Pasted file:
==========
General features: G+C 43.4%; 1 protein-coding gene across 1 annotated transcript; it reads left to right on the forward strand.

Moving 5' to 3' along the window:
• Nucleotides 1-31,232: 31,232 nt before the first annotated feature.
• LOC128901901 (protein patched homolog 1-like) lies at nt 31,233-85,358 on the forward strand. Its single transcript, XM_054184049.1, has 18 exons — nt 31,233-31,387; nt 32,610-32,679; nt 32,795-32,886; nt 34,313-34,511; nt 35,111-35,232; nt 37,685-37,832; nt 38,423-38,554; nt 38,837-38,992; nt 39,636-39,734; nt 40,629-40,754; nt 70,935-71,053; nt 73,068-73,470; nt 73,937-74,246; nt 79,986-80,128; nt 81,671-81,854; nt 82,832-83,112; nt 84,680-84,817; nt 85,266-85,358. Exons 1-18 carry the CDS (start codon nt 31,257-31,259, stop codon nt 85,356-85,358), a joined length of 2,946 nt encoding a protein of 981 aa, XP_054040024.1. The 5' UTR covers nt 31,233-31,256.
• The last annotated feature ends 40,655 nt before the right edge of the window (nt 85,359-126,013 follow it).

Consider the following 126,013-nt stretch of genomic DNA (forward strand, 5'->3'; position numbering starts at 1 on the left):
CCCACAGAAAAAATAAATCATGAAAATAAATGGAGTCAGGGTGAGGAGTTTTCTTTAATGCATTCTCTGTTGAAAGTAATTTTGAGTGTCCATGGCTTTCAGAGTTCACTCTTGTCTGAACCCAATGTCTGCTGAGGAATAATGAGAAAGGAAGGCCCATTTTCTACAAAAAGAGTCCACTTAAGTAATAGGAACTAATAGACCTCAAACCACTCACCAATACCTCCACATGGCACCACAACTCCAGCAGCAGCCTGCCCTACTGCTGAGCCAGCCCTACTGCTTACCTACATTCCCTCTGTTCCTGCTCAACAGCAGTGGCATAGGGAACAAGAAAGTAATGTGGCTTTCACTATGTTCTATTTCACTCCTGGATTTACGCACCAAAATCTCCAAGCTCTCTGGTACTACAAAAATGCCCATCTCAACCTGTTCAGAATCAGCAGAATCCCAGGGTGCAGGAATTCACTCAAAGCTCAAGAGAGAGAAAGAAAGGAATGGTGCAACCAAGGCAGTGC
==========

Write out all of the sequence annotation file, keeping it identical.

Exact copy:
General features: G+C 43.4%; 1 protein-coding gene across 1 annotated transcript; it reads left to right on the forward strand.

Moving 5' to 3' along the window:
• Nucleotides 1-31,232: 31,232 nt before the first annotated feature.
• LOC128901901 (protein patched homolog 1-like) lies at nt 31,233-85,358 on the forward strand. Its single transcript, XM_054184049.1, has 18 exons — nt 31,233-31,387; nt 32,610-32,679; nt 32,795-32,886; nt 34,313-34,511; nt 35,111-35,232; nt 37,685-37,832; nt 38,423-38,554; nt 38,837-38,992; nt 39,636-39,734; nt 40,629-40,754; nt 70,935-71,053; nt 73,068-73,470; nt 73,937-74,246; nt 79,986-80,128; nt 81,671-81,854; nt 82,832-83,112; nt 84,680-84,817; nt 85,266-85,358. Exons 1-18 carry the CDS (start codon nt 31,257-31,259, stop codon nt 85,356-85,358), a joined length of 2,946 nt encoding a protein of 981 aa, XP_054040024.1. The 5' UTR covers nt 31,233-31,256.
• The last annotated feature ends 40,655 nt before the right edge of the window (nt 85,359-126,013 follow it).

Consider the following 126,013-nt stretch of genomic DNA (forward strand, 5'->3'; position numbering starts at 1 on the left):
CCCACAGAAAAAATAAATCATGAAAATAAATGGAGTCAGGGTGAGGAGTTTTCTTTAATGCATTCTCTGTTGAAAGTAATTTTGAGTGTCCATGGCTTTCAGAGTTCACTCTTGTCTGAACCCAATGTCTGCTGAGGAATAATGAGAAAGGAAGGCCCATTTTCTACAAAAAGAGTCCACTTAAGTAATAGGAACTAATAGACCTCAAACCACTCACCAATACCTCCACATGGCACCACAACTCCAGCAGCAGCCTGCCCTACTGCTGAGCCAGCCCTACTGCTTACCTACATTCCCTCTGTTCCTGCTCAACAGCAGTGGCATAGGGAACAAGAAAGTAATGTGGCTTTCACTATGTTCTATTTCACTCCTGGATTTACGCACCAAAATCTCCAAGCTCTCTGGTACTACAAAAATGCCCATCTCAACCTGTTCAGAATCAGCAGAATCCCAGGGTGCAGGAATTCACTCAAAGCTCAAGAGAGAGAAAGAAAGGAATGGTGCAACCAAGGCAGTGC